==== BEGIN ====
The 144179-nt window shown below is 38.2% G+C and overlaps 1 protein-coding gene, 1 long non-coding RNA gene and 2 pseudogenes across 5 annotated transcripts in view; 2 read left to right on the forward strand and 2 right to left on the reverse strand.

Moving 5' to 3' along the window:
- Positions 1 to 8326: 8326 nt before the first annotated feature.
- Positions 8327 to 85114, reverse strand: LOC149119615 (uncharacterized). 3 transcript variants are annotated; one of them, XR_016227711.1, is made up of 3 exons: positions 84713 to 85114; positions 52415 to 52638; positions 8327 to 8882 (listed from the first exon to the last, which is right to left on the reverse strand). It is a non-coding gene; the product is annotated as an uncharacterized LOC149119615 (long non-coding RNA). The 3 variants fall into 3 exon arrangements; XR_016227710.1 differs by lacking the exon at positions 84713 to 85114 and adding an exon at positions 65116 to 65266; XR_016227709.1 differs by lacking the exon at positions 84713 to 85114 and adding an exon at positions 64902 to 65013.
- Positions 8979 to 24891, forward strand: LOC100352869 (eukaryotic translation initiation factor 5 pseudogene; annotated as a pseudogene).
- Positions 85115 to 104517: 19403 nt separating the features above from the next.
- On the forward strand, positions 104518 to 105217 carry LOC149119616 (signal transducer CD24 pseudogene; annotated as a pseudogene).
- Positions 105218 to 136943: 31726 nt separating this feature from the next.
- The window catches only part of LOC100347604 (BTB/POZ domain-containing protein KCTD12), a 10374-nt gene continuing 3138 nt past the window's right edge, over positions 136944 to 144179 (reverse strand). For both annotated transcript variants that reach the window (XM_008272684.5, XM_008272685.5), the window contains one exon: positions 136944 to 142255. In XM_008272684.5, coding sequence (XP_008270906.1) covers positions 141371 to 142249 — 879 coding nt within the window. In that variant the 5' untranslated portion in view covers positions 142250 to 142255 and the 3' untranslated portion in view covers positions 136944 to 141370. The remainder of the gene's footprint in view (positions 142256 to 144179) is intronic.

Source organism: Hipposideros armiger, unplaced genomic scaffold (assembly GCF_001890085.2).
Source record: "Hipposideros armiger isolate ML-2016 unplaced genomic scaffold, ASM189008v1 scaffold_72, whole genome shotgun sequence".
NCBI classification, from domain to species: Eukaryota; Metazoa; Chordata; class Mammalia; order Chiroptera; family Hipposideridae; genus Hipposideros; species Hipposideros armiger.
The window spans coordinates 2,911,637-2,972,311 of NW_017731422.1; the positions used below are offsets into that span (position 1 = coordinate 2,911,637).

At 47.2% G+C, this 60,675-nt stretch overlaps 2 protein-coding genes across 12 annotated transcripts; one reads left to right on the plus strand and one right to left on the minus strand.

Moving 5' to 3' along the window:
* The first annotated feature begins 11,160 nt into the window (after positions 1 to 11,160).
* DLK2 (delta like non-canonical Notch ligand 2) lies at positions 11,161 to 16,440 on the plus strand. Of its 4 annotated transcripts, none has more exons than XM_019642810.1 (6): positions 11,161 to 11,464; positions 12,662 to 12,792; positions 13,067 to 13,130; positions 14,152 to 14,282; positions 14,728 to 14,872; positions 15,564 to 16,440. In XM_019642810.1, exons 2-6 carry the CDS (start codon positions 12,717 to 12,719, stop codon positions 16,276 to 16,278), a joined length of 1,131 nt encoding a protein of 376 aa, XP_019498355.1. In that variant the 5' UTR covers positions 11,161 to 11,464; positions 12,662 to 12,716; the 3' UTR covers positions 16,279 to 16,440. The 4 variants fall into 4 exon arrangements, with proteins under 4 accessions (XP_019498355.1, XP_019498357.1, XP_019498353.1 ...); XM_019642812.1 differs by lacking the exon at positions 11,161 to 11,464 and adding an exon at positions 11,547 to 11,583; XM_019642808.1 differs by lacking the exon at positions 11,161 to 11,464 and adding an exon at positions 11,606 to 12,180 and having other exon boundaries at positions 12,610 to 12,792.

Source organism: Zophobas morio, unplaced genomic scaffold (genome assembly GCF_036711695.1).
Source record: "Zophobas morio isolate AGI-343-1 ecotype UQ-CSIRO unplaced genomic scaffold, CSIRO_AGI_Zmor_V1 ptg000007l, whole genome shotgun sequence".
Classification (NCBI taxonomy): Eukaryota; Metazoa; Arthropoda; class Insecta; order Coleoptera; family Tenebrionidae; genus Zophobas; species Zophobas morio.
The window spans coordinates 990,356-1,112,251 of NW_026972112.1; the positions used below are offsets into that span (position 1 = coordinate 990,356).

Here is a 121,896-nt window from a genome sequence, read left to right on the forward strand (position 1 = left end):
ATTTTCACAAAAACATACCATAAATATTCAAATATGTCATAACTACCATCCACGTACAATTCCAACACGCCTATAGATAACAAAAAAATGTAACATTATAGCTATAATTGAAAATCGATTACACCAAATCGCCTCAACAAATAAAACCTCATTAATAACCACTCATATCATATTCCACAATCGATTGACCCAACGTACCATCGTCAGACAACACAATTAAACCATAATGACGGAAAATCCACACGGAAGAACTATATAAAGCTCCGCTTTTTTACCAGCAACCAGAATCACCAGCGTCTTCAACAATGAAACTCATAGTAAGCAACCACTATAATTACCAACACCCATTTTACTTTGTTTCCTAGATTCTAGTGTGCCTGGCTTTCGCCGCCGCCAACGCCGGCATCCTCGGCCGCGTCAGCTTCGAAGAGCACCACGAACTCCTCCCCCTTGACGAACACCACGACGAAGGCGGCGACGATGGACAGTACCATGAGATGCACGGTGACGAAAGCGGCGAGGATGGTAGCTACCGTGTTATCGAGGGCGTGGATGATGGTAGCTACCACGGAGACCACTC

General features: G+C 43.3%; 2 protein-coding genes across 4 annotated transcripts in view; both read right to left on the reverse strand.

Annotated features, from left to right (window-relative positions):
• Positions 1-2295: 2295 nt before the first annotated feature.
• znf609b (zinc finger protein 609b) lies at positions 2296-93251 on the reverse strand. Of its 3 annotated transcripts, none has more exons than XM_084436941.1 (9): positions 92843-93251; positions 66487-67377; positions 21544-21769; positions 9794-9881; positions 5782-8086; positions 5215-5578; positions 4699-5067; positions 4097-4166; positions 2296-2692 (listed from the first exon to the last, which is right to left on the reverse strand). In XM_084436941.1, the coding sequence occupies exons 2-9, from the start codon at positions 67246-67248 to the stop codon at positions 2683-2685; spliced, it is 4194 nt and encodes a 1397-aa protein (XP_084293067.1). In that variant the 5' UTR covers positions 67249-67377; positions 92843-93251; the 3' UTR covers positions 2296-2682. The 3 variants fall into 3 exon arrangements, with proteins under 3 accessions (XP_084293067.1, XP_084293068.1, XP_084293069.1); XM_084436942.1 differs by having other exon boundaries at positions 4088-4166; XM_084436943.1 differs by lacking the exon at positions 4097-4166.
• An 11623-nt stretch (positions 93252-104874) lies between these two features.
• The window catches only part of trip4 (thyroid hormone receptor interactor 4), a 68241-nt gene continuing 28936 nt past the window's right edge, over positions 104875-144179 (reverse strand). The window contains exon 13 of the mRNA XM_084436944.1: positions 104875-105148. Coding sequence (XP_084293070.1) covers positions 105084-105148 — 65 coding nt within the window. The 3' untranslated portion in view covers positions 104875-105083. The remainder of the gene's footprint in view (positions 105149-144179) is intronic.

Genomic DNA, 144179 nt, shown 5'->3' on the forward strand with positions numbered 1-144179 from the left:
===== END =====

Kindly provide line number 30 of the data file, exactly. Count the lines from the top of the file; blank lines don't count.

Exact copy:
Genomic DNA, 144179 nt, shown 5'->3' on the forward strand with positions numbered 1-144179 from the left: